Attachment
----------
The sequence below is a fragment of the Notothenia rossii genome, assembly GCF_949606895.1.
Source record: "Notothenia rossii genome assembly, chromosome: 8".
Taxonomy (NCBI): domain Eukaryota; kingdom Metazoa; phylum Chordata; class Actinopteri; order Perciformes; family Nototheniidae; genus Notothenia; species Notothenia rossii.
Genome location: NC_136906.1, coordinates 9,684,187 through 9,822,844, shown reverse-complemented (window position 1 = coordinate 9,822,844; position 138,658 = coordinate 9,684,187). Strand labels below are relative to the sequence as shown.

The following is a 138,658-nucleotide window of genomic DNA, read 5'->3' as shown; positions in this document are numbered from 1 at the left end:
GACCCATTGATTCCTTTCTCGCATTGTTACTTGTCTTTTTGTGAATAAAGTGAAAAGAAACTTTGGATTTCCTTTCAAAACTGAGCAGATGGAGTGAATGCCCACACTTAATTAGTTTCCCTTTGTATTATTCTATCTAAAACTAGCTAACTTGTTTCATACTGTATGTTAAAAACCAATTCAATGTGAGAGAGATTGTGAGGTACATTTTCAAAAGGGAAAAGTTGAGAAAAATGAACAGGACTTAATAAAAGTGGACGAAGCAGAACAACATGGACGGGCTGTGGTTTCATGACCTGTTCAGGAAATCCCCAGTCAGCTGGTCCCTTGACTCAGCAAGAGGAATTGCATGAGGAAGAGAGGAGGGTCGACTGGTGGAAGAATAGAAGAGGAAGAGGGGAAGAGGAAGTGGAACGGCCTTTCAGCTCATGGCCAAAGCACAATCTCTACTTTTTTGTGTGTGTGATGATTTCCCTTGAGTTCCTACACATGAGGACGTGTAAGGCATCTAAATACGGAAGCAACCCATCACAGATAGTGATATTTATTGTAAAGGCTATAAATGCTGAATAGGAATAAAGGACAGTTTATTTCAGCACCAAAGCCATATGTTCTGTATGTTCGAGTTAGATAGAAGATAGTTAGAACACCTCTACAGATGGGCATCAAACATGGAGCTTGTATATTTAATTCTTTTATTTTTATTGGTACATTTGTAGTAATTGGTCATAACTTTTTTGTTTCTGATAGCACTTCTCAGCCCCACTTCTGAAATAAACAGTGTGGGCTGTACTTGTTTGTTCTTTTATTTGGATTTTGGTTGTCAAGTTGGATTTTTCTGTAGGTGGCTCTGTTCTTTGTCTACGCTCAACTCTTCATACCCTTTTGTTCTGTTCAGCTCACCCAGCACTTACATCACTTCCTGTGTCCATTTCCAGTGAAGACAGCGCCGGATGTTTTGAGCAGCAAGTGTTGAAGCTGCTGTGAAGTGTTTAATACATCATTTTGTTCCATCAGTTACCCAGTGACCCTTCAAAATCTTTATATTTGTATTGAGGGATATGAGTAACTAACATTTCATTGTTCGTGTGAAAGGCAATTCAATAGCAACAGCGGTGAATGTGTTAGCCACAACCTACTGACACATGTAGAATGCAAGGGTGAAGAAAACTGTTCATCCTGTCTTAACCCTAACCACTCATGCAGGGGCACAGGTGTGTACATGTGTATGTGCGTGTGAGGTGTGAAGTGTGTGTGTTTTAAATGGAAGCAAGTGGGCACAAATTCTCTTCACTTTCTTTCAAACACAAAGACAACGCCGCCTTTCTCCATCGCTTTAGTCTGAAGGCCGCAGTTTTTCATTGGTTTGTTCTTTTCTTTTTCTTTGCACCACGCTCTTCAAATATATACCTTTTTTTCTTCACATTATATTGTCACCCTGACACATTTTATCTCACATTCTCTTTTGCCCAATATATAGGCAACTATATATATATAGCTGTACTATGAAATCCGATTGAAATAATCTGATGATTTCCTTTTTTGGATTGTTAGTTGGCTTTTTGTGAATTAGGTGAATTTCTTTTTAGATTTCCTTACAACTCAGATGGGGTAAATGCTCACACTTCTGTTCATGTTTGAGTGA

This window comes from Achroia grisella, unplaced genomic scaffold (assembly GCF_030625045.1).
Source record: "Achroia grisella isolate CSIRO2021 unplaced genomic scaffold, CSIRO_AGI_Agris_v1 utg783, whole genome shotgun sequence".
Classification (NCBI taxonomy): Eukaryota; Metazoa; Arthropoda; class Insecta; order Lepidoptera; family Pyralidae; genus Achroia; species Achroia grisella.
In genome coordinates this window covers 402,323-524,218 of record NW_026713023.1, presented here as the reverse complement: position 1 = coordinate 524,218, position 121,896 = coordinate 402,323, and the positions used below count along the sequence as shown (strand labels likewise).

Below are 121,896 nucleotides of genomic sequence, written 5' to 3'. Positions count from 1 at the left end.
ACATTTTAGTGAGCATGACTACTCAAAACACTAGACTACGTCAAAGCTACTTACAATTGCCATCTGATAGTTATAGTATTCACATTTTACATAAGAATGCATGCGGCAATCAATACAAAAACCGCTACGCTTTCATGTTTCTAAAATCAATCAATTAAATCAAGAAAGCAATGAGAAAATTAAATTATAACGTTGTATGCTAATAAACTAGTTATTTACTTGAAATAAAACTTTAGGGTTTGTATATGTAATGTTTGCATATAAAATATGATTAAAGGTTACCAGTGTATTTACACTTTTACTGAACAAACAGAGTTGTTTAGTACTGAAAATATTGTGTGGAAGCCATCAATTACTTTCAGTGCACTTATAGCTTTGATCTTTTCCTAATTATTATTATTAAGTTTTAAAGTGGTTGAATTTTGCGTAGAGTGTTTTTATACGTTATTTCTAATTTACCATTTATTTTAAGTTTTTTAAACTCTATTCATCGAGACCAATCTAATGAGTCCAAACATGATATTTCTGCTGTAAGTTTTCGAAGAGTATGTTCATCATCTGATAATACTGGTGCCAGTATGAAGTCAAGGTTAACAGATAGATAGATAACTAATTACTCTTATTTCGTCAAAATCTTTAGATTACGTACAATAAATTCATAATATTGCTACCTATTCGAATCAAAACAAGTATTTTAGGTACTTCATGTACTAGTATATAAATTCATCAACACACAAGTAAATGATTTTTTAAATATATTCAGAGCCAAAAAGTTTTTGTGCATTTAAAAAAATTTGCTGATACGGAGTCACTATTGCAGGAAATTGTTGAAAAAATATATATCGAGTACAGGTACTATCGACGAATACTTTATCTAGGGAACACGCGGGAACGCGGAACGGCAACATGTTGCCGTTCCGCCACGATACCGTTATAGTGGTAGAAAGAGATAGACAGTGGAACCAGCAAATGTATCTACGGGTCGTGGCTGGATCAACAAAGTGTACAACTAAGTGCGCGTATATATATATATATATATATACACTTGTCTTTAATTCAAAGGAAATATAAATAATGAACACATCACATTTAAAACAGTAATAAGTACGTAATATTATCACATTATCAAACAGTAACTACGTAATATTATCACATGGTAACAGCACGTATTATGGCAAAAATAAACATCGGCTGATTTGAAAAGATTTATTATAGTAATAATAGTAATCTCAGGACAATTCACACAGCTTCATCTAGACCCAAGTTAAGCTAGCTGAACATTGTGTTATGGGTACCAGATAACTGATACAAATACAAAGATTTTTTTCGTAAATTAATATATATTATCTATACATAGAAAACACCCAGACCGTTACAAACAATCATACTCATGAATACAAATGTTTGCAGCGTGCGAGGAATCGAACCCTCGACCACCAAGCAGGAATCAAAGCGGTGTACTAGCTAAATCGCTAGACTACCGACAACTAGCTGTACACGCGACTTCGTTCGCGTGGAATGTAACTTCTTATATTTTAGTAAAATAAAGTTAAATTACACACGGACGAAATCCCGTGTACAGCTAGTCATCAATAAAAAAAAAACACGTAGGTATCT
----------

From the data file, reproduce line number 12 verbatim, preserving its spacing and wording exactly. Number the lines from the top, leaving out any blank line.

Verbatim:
ACATTTTAGTGAGCATGACTACTCAAAACACTAGACTACGTCAAAGCTACTTACAATTGCCATCTGATAGTTATAGTATTCACATTTTACATAAGAATGCATGCGGCAATCAATACAAAAACCGCTACGCTTTCATGTTTCTAAAATCAATCAATTAAATCAAGAAAGCAATGAGAAAATTAAATTATAACGTTGTATGCTAATAAACTAGTTATTTACTTGAAATAAAACTTTAGGGTTTGTATATGTAATGTTTGCATATAAAATATGATTAAAGGTTACCAGTGTATTTACACTTTTACTGAACAAACAGAGTTGTTTAGTACTGAAAATATTGTGTGGAAGCCATCAATTACTTTCAGTGCACTTATAGCTTTGATCTTTTCCTAATTATTATTATTAAGTTTTAAAGTGGTTGAATTTTGCGTAGAGTGTTTTTATACGTTATTTCTAATTTACCATTTATTTTAAGTTTTTTAAACTCTATTCATCGAGACCAATCTAATGAGTCCAAACATGATATTTCTGCTGTAAGTTTTCGAAGAGTATGTTCATCATCTGATAATACTGGTGCCAGTATGAAGTCAAGGTTAACAGATAGATAGATAACTAATTACTCTTATTTCGTCAAAATCTTTAGATTACGTACAATAAATTCATAATATTGCTACCTATTCGAATCAAAACAAGTATTTTAGGTACTTCATGTACTAGTATATAAATTCATCAACACACAAGTAAATGATTTTTTAAATATATTCAGAGCCAAAAAGTTTTTGTGCATTTAAAAAAATTTGCTGATACGGAGTCACTATTGCAGGAAATTGTTGAAAAAATATATATCGAGTACAGGTACTATCGACGAATACTTTATCTAGGGAACACGCGGGAACGCGGAACGGCAACATGTTGCCGTTCCGCCACGATACCGTTATAGTGGTAGAAAGAGATAGACAGTGGAACCAGCAAATGTATCTACGGGTCGTGGCTGGATCAACAAAGTGTACAACTAAGTGCGCGTATATATATATATATATATATACACTTGTCTTTAATTCAAAGGAAATATAAATAATGAACACATCACATTTAAAACAGTAATAAGTACGTAATATTATCACATTATCAAACAGTAACTACGTAATATTATCACATGGTAACAGCACGTATTATGGCAAAAATAAACATCGGCTGATTTGAAAAGATTTATTATAGTAATAATAGTAATCTCAGGACAATTCACACAGCTTCATCTAGACCCAAGTTAAGCTAGCTGAACATTGTGTTATGGGTACCAGATAACTGATACAAATACAAAGATTTTTTTCGTAAATTAATATATATTATCTATACATAGAAAACACCCAGACCGTTACAAACAATCATACTCATGAATACAAATGTTTGCAGCGTGCGAGGAATCGAACCCTCGACCACCAAGCAGGAATCAAAGCGGTGTACTAGCTAAATCGCTAGACTACCGACAACTAGCTGTACACGCGACTTCGTTCGCGTGGAATGTAACTTCTTATATTTTAGTAAAATAAAGTTAAATTACACACGGACGAAATCCCGTGTACAGCTAGTCATCAATAAAAAAAAAACACGTAGGTATCT